Last Literature Review: August 2017 Last Update:

Medical Experts


Insulinomas are the most common functional pancreatic neuroendocrine tumors (PNETs). They result from the growth of islet cells that produce excess insulin. Insulinomas may be associated with multiple endocrine neoplasia type 1 (MEN1) or Wermer syndrome. Only 10% of insulinomas are malignant (National Cancer Institute [NCI], 2018).


Indications for Testing

  • Pancreatic tumor
  • Blood glucose ≤40 mg/dL without other etiology
  • Hypoglycemia symptoms without other etiology
    • Confusion/altered consciousness
    • Sweating/diaphoresis
    • Headache
    • Visual disturbance

Criteria for Diagnosis

  • Diagnosis criteria include (North American Neuroendocrine Tumor Society [NANETS], 2010):
    • Blood glucose ≤40 mg/dL
    • Insulin ≥3 µIU/mL
    • C-peptide levels ≥200 pmol/L
    • High proinsulin concentration
    • Beta-hydroxybutyrate levels ≤2.7 mmol/L
    • Absence of sulfonylurea in plasma and urine

Laboratory Testing

  • 72-hour observed fast is the gold standard for diagnosis; measure the following:
    • Insulin
    • Glucose
    • Proinsulin
    • C-peptide
    • Beta-hydroxybutyrate
  • Low C-peptide in combination with high insulin: suggestive of surreptitious insulin administration
  • Serum/urine sulfonylurea: rule out surreptitious drug-induced hypoglycemia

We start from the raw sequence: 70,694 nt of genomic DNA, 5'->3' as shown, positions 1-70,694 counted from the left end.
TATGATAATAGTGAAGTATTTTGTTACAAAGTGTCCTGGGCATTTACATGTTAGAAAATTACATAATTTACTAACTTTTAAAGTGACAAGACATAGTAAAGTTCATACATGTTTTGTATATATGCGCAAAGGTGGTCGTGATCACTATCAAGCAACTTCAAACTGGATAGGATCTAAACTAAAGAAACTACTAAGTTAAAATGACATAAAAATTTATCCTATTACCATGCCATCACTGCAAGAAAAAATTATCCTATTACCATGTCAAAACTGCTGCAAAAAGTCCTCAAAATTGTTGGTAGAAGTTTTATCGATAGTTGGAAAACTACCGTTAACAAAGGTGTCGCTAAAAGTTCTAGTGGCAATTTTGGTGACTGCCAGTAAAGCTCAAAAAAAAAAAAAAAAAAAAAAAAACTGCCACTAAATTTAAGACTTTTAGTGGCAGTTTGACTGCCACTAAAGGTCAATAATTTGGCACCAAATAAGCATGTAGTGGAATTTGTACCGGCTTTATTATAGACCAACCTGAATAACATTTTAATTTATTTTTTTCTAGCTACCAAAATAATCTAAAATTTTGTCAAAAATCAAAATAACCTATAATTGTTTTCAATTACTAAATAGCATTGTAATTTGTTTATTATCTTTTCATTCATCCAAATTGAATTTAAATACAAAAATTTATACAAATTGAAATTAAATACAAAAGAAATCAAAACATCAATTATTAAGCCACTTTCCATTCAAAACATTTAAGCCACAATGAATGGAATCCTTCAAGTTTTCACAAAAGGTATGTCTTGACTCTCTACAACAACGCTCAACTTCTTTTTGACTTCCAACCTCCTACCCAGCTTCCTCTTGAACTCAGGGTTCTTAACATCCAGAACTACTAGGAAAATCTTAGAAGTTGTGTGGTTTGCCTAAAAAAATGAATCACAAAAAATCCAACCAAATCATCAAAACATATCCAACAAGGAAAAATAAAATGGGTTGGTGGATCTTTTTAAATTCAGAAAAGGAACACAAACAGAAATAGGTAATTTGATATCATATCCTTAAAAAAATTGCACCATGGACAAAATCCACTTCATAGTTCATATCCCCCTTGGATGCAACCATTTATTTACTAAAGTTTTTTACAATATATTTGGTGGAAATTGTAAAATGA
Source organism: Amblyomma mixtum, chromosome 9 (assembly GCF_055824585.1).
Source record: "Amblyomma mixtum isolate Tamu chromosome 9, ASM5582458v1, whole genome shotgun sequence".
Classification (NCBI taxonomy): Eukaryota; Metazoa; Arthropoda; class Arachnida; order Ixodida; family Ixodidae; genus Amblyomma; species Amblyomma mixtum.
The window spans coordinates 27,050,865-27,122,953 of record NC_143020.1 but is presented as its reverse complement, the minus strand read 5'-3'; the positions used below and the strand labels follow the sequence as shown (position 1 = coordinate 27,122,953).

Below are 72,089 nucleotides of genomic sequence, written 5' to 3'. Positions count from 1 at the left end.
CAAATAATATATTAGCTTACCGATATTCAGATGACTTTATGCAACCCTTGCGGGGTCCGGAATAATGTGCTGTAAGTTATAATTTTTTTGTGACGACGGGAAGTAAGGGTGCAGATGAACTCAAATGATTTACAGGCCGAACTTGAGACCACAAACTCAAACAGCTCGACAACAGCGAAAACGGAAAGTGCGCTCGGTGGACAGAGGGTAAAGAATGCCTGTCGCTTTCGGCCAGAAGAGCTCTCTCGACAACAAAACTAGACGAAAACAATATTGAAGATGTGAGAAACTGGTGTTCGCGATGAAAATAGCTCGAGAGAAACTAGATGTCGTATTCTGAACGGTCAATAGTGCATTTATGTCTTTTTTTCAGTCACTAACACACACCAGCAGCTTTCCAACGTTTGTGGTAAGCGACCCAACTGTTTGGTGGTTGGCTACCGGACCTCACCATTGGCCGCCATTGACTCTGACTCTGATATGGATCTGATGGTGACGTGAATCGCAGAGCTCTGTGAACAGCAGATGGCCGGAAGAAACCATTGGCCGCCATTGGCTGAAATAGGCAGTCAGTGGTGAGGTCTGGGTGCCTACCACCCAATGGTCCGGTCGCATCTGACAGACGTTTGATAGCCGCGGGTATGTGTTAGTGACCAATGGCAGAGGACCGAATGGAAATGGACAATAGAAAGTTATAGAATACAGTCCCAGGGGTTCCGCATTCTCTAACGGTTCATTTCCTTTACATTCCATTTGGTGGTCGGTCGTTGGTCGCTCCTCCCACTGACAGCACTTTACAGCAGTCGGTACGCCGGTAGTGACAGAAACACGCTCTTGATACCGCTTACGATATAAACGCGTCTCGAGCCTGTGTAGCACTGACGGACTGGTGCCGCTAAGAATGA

• Useful immunohistochemistry stains may include synaptophysin and neuron-specific enolase (polyclonal)

Imaging Studies

  • Multiphasic computed tomography (CT), magnetic resonance imaging (MRI), or endoscopic ultrasound (EUS) generally can detect most tumors (NCI, 2018)
  • Venous drainage catheter localization and calcium stimulation with transhepatic venous sampling are technically challenging and typically not used except in unusual circumstances (NCI, 2018)

Differential Diagnosis

  • Hypoglycemia
    • Diabetes mellitus
    • Persistent hyperinsulinemia of infancy (nesidioblastosis of the pancreas)
    • Noninsulinoma pancreatogenous hypoglycemia syndrome
    • Sulfonylurea-induced hypoglycemia
    • Factitious use of sulfonylurea or insulin
    • Insulin autoimmune hypoglycemia
    • Other causes (eg, sepsis)
  • Pancreatic mass
    • Other pancreatic neuroendocrine tumor
    • Pancreatic adenocarcinoma



  • Incidence: 1-32/million (European Neuroendocrine Tumor Society [ENETS] consensus, 2016)
  • Age
    • Median onset: 40s-50s
    • Rare in adolescents
  • Sex: M<F (minimal)

Risk Factors

Genetic: a small percentage are malignant, and these tend to be associated with familial disease (MEN1)


  • Generally sporadic
    • Majority are benign
    • >99% located in the pancreas
  • Islet cells (type beta [β]) can develop into hyperplasia, macroadenomas, microadenomas, or malignant adenocarcinomas (almost always pancreatic in location)
    • If multiple tumors are present, suspect MEN1
    • Only 5-8% of insulinomas are associated with MEN1 (NCI, 2018)
  • Symptoms are caused by excess secretion of insulin
    • Insulin is synthesized as preproinsulin and released as proinsulin
    • With proinsulin release, equal amounts of C-peptide are also released
  • Catecholamine excess is common

Clinical Presentation

  • Whipple triad
    • Neurologic signs/symptoms of hypoglycemia (neuroglycopenia): confusion, headache, sweating, tremor, visual disturbances
    • Blood glucose ≤40 mg/dL
    • Symptom resolution after glucose ingestion (within 5-10 minutes)
  • Other manifestations if a syndromic tumor is present (MEN1): pituitary, pancreatic, and parathyroid tumors

ARUP Laboratory Tests